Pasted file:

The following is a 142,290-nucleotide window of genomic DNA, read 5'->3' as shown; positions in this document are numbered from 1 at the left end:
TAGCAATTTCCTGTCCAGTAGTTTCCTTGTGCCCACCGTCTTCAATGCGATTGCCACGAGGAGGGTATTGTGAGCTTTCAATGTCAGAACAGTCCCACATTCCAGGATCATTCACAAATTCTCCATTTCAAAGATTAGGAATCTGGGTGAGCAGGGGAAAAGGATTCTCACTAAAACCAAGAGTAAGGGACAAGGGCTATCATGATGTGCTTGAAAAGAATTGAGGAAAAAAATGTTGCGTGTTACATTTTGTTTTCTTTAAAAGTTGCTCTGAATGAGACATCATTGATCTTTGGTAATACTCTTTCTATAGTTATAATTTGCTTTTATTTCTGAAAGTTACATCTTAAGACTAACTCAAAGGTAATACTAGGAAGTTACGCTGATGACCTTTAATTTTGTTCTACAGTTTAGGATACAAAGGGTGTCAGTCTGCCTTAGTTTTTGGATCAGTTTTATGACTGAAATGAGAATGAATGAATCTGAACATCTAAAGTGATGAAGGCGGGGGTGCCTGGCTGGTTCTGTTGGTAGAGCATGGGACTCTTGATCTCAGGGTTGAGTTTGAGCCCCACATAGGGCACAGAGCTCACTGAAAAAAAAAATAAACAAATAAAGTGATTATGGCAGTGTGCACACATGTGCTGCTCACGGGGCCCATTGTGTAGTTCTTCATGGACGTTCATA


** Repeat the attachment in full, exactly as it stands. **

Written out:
The following is a 142,290-nucleotide window of genomic DNA, read 5'->3' as shown; positions in this document are numbered from 1 at the left end:
TAGCAATTTCCTGTCCAGTAGTTTCCTTGTGCCCACCGTCTTCAATGCGATTGCCACGAGGAGGGTATTGTGAGCTTTCAATGTCAGAACAGTCCCACATTCCAGGATCATTCACAAATTCTCCATTTCAAAGATTAGGAATCTGGGTGAGCAGGGGAAAAGGATTCTCACTAAAACCAAGAGTAAGGGACAAGGGCTATCATGATGTGCTTGAAAAGAATTGAGGAAAAAAATGTTGCGTGTTACATTTTGTTTTCTTTAAAAGTTGCTCTGAATGAGACATCATTGATCTTTGGTAATACTCTTTCTATAGTTATAATTTGCTTTTATTTCTGAAAGTTACATCTTAAGACTAACTCAAAGGTAATACTAGGAAGTTACGCTGATGACCTTTAATTTTGTTCTACAGTTTAGGATACAAAGGGTGTCAGTCTGCCTTAGTTTTTGGATCAGTTTTATGACTGAAATGAGAATGAATGAATCTGAACATCTAAAGTGATGAAGGCGGGGGTGCCTGGCTGGTTCTGTTGGTAGAGCATGGGACTCTTGATCTCAGGGTTGAGTTTGAGCCCCACATAGGGCACAGAGCTCACTGAAAAAAAAAATAAACAAATAAAGTGATTATGGCAGTGTGCACACATGTGCTGCTCACGGGGCCCATTGTGTAGTTCTTCATGGACGTTCATA